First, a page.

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Background Information

Knowledge representation and Reasoning


The graph data standard RDF underpins the initiative to build a Web of data as set proposed by the W3C. Its firm foundation on XML Schema Datatypes has been instrumental in the standardisation of data formats for storage and exchange.

RDF Schema and the Web Ontology Language (OWL 2) define standards for representing structured knowledge (ontologies) and allow inferences to be drawn (entailed) from the knowledge, a process known as reasoning.

For illustrative examples, see BioPortal in the bio-medical field (clinical terms, gene tracking, human diseases, drug interactions, etc.) or Financial Industry Business Terms in the commercial field.

Barriers to adoption

The use of ontologies exploiting reasoning is less widespread than use of the basic graph standards. There is no single reason for this but I believe the range of considerations and choices is itself a barrier. For example:

Little Data vs. Small Data

As defined by the Small Data Group:

Small data connects people with timely, meaningful insights (derived from big data and/or “local” sources), organized and packaged – often visually – to be accessible, understandable, and actionable for everyday tasks.
Little Data contrasts in both the origin and scope of the data. For clarity, we define Little Data as:
Little data are collections of facts and rules that are highly specific to a localised domain. As such they may not be derivable (easily) from other sources and are curated manually by an individual familiar with the domain.
For example, the fact “Jane drives a Renault Clio.” is highly relevant when advising on a suitable garage for Jane to get her car serviced. However, unless we have access to vehicle licensing records, insurance records or similar we need to rely on Jane updating this information if she buys a new car.



Identifying the “correct” repairs that restore consistency when using expressive logics is non-trivial. I developed techniques that allow reasoning in the presence of inconsistencies in my PhD.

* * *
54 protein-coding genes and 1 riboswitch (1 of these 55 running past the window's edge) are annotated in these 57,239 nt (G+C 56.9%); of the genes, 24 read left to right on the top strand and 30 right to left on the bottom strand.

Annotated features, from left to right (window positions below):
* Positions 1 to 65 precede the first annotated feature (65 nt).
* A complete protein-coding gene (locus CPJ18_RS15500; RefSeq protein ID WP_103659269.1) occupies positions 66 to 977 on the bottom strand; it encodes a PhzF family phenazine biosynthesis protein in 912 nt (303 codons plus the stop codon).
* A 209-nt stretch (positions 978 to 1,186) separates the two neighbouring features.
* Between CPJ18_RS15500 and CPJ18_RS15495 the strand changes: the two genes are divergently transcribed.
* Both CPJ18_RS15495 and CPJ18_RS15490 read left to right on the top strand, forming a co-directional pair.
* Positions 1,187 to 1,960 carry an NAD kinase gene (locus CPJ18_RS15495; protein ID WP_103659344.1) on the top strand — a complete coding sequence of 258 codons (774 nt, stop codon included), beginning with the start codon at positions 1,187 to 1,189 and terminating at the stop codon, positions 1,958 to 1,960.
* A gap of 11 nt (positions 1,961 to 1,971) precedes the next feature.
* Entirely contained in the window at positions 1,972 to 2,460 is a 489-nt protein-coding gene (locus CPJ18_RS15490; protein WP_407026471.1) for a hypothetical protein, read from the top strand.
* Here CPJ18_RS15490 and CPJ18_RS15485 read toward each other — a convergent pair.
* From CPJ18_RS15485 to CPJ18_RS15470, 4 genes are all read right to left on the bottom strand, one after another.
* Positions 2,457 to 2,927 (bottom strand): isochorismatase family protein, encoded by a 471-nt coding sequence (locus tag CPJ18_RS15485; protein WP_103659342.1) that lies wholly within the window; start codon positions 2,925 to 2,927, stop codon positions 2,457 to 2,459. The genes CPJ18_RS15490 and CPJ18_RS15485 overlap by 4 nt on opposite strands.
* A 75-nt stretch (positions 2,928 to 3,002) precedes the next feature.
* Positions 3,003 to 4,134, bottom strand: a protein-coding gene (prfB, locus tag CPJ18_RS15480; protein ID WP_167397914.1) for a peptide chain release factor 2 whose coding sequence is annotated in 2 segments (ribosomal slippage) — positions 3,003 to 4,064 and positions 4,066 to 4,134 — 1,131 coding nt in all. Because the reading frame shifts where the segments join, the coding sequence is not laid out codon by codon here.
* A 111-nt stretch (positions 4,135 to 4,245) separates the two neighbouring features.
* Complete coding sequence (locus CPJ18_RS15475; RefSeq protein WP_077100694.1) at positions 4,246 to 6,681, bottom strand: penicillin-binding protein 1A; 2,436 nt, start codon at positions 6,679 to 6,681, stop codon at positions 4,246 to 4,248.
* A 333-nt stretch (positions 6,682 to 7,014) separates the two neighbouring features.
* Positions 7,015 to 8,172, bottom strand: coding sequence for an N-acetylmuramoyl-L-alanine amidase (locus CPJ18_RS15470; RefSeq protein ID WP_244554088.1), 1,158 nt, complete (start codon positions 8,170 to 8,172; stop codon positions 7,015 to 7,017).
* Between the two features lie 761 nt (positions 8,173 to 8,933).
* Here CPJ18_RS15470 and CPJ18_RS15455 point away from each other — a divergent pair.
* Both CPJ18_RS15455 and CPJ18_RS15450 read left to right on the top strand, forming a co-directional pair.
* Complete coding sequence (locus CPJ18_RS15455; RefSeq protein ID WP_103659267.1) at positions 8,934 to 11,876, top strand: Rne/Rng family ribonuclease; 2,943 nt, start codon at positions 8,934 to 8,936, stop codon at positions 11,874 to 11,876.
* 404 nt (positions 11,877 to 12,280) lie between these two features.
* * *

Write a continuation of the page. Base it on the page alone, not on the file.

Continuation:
To illustrate some of these challenges, we summarise the origins of inconsistencies in the common W3C knowledge representation languages, observing that more expressive logics provide more opportunities to introduce (or expose) inconsistencies.


The semantics are formalised by RDF Interpretations and support Datatype entailment and RDF entailment.

Informally, inconsistencies only occur as a result of ill-typed literals, that is literal values that cannot be mapped into the value space of their specified datatype. For example, for the literal "a"^^xsd:integer the value a cannot be mapped to an integer. Reasoners are not required to support all datatypes (only rdf:langString and xsd:string are mandatory) so inconsistencies are always specified in terms of a set of recognised datatypes.

An RDF graph G is said to be D-Unsatisfiable where D denotes some set of IRIs identifying recognised datatypes, if it contains an ill-typed literal. For example the graph:

<example:foo> <example:bar> "a"^^xsd:integer .
is {xsd:integer}-Unsatisfiable.

Inconsistency can be introduced by incompatible typing. For example, the graph:

<_:x> <rdf:type> xsd:integer .
<_:x> <rdf:type> xsd:boolean .

is {xsd:integer, xsd:boolean}-Unsatisfiable, there is no literal with a value in both the integer and boolean value spaces.

As illustrated by the examples, inconsistencies generated by RDF entailment involve very small numbers of statements (typically just one or two) and are fairly straightforward to locate and fix.

RDF Schema

The semantics are formalised by RDFS Interpretations and extend the RDF semantics with RDFS entailment.

The notion of property range can introduce inconsistencies if literals do not match a constraint. For example, the graph:

<example:foo> <example:bar> "25"^^<xsd:integer> .
<example:bar> <rdfs:range> <xsd:string> .

is {xsd:integer,xsd:string}-Unsatisfiable, as the integer value 25 does not belong to the string value space.

Again, inconsistencies usually involve small numbers of statements, but inconsistencies may be harder to track down if the reasoner supports user defined datatypes (see XML Schema Datatypes in RDF and OWL for a discussion).


There are two alternative semantics defined for OWL 2:

Informally, the Direct Semantics offer a computational advantage over the RDF-Based semantics. The OWL 2 Structural Specification and Functional-Style Syntax describes a subset of the full OWL 2 language (called OWL 2 DL), that ensures decidability under the Direct Semantics.

Inconsistencies occurring in OWL ontologies can be difficult to pin down and there may be many choices of possible repair. For example, the ontology:

    Declaration(Class(:Man))              SubClassOf(:Dachshund :Dog)
    Declaration(Class(:Dog))              DisjointClasses(:Man :Dog)
    Declaration(Class(:Dachshund))        ClassAssertion(:Man :fido)
    Declaration(NamedIndividual(:fido))   ClassAssertion(:Dachshund :fido)
is inconsistent since the individual :fido cannot be both a :Man and a :Dog.

Even for this very simple ontology, to repair the ontology we must remove one of the assertions, remove the disjoint class constraint or allow dachshunds not to be dogs.

In more complex ontologies inconsistencies may involve many different axioms.